Vaseline is “a compound word of the words water and oil”. Jung Young Moon has crafted a book “Vaseline Buddha”, which is fluid, loose-structured, and in some ways indefinable. Follow the monologue of the anonymous narrator, as he deftly describes interesting scenarios from daily life, sketching out little details and observations, but often catching you off guard with twists to the tales!
“In everyday life there are moments that captivate you, because the moment you step into life’s most ambiguous, enigmatic territory called everyday life you feel a pleasant, unexpected surprise.”
Jung Young Moon writes this book in dynamic fashion, constantly moving from one place to the next, diverting from outright initial statements, carrying along these thoughts with a stream of words, almost poetic in delivery. Right from the outset, he warns the reader that we cannot trust all that he is telling us.‘How easy is it for such words to be without truth?’ he says, rather enigmatically.
It is clear that Jung Young Moon has a fascinating thought process, he identifies questions and communicates them rapidly, akin to watching picture slides flicking on a carousel. In this way he addresses indecision, and conflicting conclusions that we might make everyday, with a narrative that adopts a meditative and reflective nature. The reader is taken on a literary dream-like journey through experiences, thoughts and memories, meandering with the ebbs and flows, moments of humour and darkness. The unusual and eccentric approach to have a book without an overriding central plot makes “Vaseline Buddha” a memorable read!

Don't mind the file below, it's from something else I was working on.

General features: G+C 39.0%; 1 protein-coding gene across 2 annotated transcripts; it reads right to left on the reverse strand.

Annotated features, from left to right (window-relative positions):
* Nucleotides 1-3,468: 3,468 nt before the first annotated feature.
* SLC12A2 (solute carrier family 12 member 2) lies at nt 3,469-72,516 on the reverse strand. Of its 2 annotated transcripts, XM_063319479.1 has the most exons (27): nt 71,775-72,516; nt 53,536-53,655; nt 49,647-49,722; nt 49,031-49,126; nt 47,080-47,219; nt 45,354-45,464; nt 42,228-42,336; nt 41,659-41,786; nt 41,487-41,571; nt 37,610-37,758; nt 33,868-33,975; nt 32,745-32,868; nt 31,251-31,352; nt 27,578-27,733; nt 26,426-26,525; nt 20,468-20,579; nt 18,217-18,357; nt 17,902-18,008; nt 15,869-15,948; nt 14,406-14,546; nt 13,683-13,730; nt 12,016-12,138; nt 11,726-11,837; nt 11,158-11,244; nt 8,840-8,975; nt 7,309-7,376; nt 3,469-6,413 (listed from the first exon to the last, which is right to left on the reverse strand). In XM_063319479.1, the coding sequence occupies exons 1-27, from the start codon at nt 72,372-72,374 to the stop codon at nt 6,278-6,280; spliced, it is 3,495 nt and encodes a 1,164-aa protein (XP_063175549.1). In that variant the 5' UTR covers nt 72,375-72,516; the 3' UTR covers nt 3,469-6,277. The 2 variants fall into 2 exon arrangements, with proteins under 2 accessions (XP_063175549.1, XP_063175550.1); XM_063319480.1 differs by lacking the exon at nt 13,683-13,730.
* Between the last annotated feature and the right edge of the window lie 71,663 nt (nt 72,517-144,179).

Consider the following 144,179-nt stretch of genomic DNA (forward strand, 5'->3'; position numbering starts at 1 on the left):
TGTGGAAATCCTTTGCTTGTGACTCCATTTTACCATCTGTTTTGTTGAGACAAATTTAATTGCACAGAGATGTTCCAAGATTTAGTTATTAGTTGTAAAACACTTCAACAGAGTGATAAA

“By putting into writing the faint, fragile memories in this way, I’m fixing them, stories that can change later in a different way, like printed photographs.”
The book echoes the hectic nature of life itself, how chaotic and challenging it can be at times. In some ways, there is a feeling that the narrator is talking through various traumatic memories and painful moments now imbued as part of him, while he circles through his many thoughts, trying and often failing to make sense of it all. “Vaseline Buddha” is certainly not a conventional novel, but it is one that challenges and enriches any reader who takes the time to follow Jung Young Moon as he contemplates the world around him.
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